Dance Film Lab Aids Young Dance Filmmakers

Dance/Movement

Dance Film Lab Aids Young Dance Filmmakers

By Lisa Jo Sagolla

May 18, 2012


Interested in making a dance film and want to learn more about camera work, editing, or distribution strategies? Or perhaps you're already in the editing process and need some feedback. Either way, you may want to check out the Dance Film Lab, a series of monthly events designed to support the many aspects of producing a dance film. Held May through November, the DFL takes place in lower Manhattan at Dance New Amsterdam, one of New York's leading dance training institutions and experimental performance venues.

The primary component of the DFL is the screening of works in progress, events that are moderated by the program's organizer, Zach Morris. "When we started these screenings back around 2006, as a young dance filmmaker I wanted to create a forum where artists could gather, share resources, show works-in-progress, and galvanize the community," Morris says.

"We started really grass-roots, in an artist's basement in Bushwick, and have grown as the need for it -- and the community of dance filmmakers -- has grown in recent years," Morris says. "Though dance films have been around since the birth of motion pictures, with the advent of digital technology and us all now carrying around video cameras ostensibly in our pockets, there's been a real blossoming of the form. And not just in people's abilities to make dance films but also their abilities to get their works out to a broad audience, through the Internet."

Sponsored by Dance Films Association, the DFL is supporting the surge of interest in dance films -- and in the number of people making them -- by helping artists gain skills and connect with others in the field. "The Lab is envisioned to embrace artists who are coming to the form at whatever level, from beginners just shooting off their iPhone to those making feature-length documentaries," Morris says. The opportunity to have work shown and discussed at a DFL screening session is first-come, first-served, and priority is given to works in progress or very recently completed. The goal is not to showcase films but to give artists the constructive feedback they need to move forward in their process.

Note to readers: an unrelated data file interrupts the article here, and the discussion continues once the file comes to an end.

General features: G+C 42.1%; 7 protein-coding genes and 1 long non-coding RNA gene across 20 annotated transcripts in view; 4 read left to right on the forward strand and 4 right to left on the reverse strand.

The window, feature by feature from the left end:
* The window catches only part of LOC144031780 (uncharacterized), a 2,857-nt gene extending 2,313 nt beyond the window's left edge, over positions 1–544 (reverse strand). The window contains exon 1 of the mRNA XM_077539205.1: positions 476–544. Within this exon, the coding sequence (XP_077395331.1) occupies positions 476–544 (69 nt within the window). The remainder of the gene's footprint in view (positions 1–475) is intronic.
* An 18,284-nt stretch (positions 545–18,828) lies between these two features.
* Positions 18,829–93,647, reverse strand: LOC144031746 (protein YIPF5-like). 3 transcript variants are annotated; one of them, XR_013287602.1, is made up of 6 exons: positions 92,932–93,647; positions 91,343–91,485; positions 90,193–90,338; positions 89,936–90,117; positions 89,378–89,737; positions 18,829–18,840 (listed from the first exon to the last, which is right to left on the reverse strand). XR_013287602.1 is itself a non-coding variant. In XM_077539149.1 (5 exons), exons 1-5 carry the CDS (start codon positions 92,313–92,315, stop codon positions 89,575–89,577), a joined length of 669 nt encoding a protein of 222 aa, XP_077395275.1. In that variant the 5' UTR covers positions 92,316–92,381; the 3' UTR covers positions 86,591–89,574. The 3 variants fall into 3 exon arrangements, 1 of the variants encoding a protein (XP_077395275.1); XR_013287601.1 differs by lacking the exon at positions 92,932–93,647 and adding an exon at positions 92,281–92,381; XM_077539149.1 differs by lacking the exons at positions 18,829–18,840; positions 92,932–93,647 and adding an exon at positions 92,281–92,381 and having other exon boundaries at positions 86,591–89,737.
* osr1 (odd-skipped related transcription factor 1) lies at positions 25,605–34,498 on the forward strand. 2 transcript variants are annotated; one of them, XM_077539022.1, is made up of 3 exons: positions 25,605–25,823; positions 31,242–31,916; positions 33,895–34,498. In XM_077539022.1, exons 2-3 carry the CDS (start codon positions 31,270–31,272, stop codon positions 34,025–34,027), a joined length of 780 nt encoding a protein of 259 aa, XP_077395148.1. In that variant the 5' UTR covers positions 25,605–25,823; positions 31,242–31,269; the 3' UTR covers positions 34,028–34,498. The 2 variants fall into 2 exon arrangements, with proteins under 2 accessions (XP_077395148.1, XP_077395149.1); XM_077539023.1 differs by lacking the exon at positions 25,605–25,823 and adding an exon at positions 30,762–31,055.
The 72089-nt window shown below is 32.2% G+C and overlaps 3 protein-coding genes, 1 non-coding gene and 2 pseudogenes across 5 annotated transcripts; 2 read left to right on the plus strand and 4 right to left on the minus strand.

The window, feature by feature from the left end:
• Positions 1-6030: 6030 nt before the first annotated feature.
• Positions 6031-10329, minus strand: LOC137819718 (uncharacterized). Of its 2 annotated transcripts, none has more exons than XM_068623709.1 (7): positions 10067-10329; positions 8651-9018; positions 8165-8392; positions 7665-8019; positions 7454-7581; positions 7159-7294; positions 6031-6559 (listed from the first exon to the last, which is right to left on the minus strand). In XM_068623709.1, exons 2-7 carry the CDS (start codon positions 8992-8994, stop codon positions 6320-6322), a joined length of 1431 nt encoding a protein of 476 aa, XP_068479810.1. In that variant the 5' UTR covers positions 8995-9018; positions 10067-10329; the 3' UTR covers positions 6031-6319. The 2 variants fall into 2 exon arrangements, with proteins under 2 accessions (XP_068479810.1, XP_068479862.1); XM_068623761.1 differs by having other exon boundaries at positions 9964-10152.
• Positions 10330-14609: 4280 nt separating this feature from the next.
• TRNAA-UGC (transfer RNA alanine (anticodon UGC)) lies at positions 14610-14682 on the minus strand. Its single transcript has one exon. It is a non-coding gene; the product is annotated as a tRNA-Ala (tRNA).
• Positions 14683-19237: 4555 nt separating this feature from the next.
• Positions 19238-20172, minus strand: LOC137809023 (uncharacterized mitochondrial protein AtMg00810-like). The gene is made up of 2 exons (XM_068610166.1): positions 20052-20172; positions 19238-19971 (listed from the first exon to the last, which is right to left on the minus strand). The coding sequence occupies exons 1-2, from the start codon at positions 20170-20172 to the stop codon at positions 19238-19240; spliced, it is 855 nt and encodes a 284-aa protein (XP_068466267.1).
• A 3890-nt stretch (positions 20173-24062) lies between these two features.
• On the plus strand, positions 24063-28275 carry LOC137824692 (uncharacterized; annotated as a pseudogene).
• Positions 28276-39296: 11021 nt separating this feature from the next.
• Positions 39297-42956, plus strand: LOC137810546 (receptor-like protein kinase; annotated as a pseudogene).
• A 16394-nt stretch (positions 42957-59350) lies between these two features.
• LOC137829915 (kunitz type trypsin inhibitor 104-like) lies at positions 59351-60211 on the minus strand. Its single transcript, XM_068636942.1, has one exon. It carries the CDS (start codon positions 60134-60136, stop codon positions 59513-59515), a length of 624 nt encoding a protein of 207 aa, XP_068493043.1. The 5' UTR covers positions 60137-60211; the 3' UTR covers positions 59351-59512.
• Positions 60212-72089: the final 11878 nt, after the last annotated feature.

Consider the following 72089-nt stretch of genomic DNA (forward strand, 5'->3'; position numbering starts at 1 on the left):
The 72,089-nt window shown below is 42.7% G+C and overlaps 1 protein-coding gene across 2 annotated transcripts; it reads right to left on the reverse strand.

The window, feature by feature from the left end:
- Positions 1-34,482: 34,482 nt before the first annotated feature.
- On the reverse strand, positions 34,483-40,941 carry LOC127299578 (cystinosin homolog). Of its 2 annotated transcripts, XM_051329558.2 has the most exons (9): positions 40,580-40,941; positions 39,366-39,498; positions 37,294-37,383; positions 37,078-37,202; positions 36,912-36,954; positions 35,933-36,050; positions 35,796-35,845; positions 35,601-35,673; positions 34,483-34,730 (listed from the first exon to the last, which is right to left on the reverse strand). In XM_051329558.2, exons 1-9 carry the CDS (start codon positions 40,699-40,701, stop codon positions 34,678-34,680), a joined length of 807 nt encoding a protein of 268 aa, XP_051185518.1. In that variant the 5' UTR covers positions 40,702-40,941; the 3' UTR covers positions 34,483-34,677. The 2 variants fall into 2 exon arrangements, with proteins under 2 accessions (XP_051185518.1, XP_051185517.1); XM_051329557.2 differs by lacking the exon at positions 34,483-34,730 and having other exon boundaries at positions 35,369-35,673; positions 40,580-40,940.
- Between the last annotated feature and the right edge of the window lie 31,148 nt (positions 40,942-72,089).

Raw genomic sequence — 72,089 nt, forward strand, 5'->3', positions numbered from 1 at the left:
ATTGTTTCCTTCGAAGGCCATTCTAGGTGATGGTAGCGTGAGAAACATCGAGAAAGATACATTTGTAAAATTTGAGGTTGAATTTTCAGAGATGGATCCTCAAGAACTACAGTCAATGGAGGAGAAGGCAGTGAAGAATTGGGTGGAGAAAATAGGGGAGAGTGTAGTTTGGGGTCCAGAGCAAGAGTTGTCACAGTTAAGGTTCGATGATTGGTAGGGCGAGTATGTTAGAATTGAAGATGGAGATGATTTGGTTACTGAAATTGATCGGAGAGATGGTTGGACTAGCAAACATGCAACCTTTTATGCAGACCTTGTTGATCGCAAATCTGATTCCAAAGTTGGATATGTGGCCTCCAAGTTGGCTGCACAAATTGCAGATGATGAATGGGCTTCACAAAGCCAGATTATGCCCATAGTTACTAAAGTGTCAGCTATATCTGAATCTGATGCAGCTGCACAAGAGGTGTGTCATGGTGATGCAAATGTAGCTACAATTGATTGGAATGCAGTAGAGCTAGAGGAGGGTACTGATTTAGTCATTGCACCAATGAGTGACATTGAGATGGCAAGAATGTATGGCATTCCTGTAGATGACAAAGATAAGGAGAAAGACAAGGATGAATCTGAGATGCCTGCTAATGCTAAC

Run Shayo

In addition to the screenings, upcoming DFL offerings include a class on camera operation and shooting strategies, a session with a professional dance-film editor, examination of two case studies illuminating the film creation process from beginning to end, and a panel focusing on distribution through festivals, television, and digital/Internet-based platforms.

To have your work screened, you must be a member of either DFA or Dance New Amsterdam. This year the two collaborating organizations are offering a joint membership for DFL attendees. For a $70 fee, artists get reduced rates on all DFL events (which can be purchased individually or as a series) while enjoying all the other benefits of membership in both DFA and Dance New Amsterdam. For more information, visit www.dancefilms.org.